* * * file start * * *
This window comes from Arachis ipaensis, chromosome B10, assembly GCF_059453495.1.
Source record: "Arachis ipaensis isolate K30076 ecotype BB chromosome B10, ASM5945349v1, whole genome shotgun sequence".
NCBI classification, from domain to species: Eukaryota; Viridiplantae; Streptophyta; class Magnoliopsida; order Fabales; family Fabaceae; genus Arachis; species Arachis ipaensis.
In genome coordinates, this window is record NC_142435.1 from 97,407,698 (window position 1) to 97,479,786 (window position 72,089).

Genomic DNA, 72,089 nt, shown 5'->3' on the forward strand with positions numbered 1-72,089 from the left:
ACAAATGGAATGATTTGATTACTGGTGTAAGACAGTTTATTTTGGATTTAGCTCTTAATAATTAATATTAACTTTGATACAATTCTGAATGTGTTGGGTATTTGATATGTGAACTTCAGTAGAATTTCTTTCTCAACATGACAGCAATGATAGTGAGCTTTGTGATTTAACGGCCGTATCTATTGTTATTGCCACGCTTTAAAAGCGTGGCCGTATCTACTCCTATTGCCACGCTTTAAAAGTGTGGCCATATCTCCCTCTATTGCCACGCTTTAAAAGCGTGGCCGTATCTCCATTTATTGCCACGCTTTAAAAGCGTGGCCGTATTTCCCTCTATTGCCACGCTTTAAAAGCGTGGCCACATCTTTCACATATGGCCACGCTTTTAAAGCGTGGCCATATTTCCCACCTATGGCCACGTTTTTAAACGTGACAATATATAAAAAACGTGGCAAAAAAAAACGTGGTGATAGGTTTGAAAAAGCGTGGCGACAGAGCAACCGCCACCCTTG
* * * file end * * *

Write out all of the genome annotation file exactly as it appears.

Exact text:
This window comes from Arachis ipaensis, chromosome B10, assembly GCF_059453495.1.
Source record: "Arachis ipaensis isolate K30076 ecotype BB chromosome B10, ASM5945349v1, whole genome shotgun sequence".
NCBI classification, from domain to species: Eukaryota; Viridiplantae; Streptophyta; class Magnoliopsida; order Fabales; family Fabaceae; genus Arachis; species Arachis ipaensis.
In genome coordinates, this window is record NC_142435.1 from 97,407,698 (window position 1) to 97,479,786 (window position 72,089).

Genomic DNA, 72,089 nt, shown 5'->3' on the forward strand with positions numbered 1-72,089 from the left:
ACAAATGGAATGATTTGATTACTGGTGTAAGACAGTTTATTTTGGATTTAGCTCTTAATAATTAATATTAACTTTGATACAATTCTGAATGTGTTGGGTATTTGATATGTGAACTTCAGTAGAATTTCTTTCTCAACATGACAGCAATGATAGTGAGCTTTGTGATTTAACGGCCGTATCTATTGTTATTGCCACGCTTTAAAAGCGTGGCCGTATCTACTCCTATTGCCACGCTTTAAAAGTGTGGCCATATCTCCCTCTATTGCCACGCTTTAAAAGCGTGGCCGTATCTCCATTTATTGCCACGCTTTAAAAGCGTGGCCGTATTTCCCTCTATTGCCACGCTTTAAAAGCGTGGCCACATCTTTCACATATGGCCACGCTTTTAAAGCGTGGCCATATTTCCCACCTATGGCCACGTTTTTAAACGTGACAATATATAAAAAACGTGGCAAAAAAAAACGTGGTGATAGGTTTGAAAAAGCGTGGCGACAGAGCAACCGCCACCCTTG